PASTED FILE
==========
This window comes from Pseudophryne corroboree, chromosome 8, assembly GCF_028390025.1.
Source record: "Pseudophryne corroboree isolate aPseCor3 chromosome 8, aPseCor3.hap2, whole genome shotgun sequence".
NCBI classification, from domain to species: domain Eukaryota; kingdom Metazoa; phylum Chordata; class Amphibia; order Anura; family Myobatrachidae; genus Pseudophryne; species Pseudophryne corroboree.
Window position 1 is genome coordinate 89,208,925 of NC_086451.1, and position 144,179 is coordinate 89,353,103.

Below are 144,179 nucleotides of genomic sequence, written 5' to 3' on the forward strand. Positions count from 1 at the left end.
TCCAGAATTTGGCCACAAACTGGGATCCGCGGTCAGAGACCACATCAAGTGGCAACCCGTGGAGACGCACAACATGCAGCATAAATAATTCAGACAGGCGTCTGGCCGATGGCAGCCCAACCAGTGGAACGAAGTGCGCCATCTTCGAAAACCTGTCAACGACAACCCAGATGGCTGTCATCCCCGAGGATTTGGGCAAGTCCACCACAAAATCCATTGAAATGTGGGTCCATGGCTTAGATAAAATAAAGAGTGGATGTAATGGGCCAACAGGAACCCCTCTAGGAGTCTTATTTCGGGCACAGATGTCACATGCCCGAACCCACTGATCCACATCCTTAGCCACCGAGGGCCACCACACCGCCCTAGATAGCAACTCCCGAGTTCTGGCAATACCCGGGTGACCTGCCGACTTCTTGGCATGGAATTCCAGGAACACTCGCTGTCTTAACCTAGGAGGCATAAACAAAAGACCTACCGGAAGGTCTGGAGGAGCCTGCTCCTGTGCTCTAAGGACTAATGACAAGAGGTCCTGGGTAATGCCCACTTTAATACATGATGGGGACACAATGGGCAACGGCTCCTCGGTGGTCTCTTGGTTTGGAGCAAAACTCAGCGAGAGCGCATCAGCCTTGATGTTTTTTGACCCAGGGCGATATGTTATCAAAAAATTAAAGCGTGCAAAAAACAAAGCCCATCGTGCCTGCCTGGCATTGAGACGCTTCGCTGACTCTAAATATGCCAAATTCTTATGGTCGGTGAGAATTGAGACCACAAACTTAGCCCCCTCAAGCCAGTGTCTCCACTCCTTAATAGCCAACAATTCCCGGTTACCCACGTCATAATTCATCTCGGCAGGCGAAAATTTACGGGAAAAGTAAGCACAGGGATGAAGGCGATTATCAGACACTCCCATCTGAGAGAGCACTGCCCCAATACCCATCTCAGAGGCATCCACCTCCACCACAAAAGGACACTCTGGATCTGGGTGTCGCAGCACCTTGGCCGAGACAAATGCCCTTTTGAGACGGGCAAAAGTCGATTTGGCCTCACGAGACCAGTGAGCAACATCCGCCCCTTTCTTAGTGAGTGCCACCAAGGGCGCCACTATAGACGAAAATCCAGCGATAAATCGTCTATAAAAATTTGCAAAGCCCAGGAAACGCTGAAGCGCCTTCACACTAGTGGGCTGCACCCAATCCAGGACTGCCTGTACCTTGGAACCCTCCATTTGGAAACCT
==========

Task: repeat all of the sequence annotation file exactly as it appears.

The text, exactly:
This window comes from Pseudophryne corroboree, chromosome 8, assembly GCF_028390025.1.
Source record: "Pseudophryne corroboree isolate aPseCor3 chromosome 8, aPseCor3.hap2, whole genome shotgun sequence".
NCBI classification, from domain to species: domain Eukaryota; kingdom Metazoa; phylum Chordata; class Amphibia; order Anura; family Myobatrachidae; genus Pseudophryne; species Pseudophryne corroboree.
Window position 1 is genome coordinate 89,208,925 of NC_086451.1, and position 144,179 is coordinate 89,353,103.

Below are 144,179 nucleotides of genomic sequence, written 5' to 3' on the forward strand. Positions count from 1 at the left end.
TCCAGAATTTGGCCACAAACTGGGATCCGCGGTCAGAGACCACATCAAGTGGCAACCCGTGGAGACGCACAACATGCAGCATAAATAATTCAGACAGGCGTCTGGCCGATGGCAGCCCAACCAGTGGAACGAAGTGCGCCATCTTCGAAAACCTGTCAACGACAACCCAGATGGCTGTCATCCCCGAGGATTTGGGCAAGTCCACCACAAAATCCATTGAAATGTGGGTCCATGGCTTAGATAAAATAAAGAGTGGATGTAATGGGCCAACAGGAACCCCTCTAGGAGTCTTATTTCGGGCACAGATGTCACATGCCCGAACCCACTGATCCACATCCTTAGCCACCGAGGGCCACCACACCGCCCTAGATAGCAACTCCCGAGTTCTGGCAATACCCGGGTGACCTGCCGACTTCTTGGCATGGAATTCCAGGAACACTCGCTGTCTTAACCTAGGAGGCATAAACAAAAGACCTACCGGAAGGTCTGGAGGAGCCTGCTCCTGTGCTCTAAGGACTAATGACAAGAGGTCCTGGGTAATGCCCACTTTAATACATGATGGGGACACAATGGGCAACGGCTCCTCGGTGGTCTCTTGGTTTGGAGCAAAACTCAGCGAGAGCGCATCAGCCTTGATGTTTTTTGACCCAGGGCGATATGTTATCAAAAAATTAAAGCGTGCAAAAAACAAAGCCCATCGTGCCTGCCTGGCATTGAGACGCTTCGCTGACTCTAAATATGCCAAATTCTTATGGTCGGTGAGAATTGAGACCACAAACTTAGCCCCCTCAAGCCAGTGTCTCCACTCCTTAATAGCCAACAATTCCCGGTTACCCACGTCATAATTCATCTCGGCAGGCGAAAATTTACGGGAAAAGTAAGCACAGGGATGAAGGCGATTATCAGACACTCCCATCTGAGAGAGCACTGCCCCAATACCCATCTCAGAGGCATCCACCTCCACCACAAAAGGACACTCTGGATCTGGGTGTCGCAGCACCTTGGCCGAGACAAATGCCCTTTTGAGACGGGCAAAAGTCGATTTGGCCTCACGAGACCAGTGAGCAACATCCGCCCCTTTCTTAGTGAGTGCCACCAAGGGCGCCACTATAGACGAAAATCCAGCGATAAATCGTCTATAAAAATTTGCAAAGCCCAGGAAACGCTGAAGCGCCTTCACACTAGTGGGCTGCACCCAATCCAGGACTGCCTGTACCTTGGAACCCTCCATTTGGAAACCT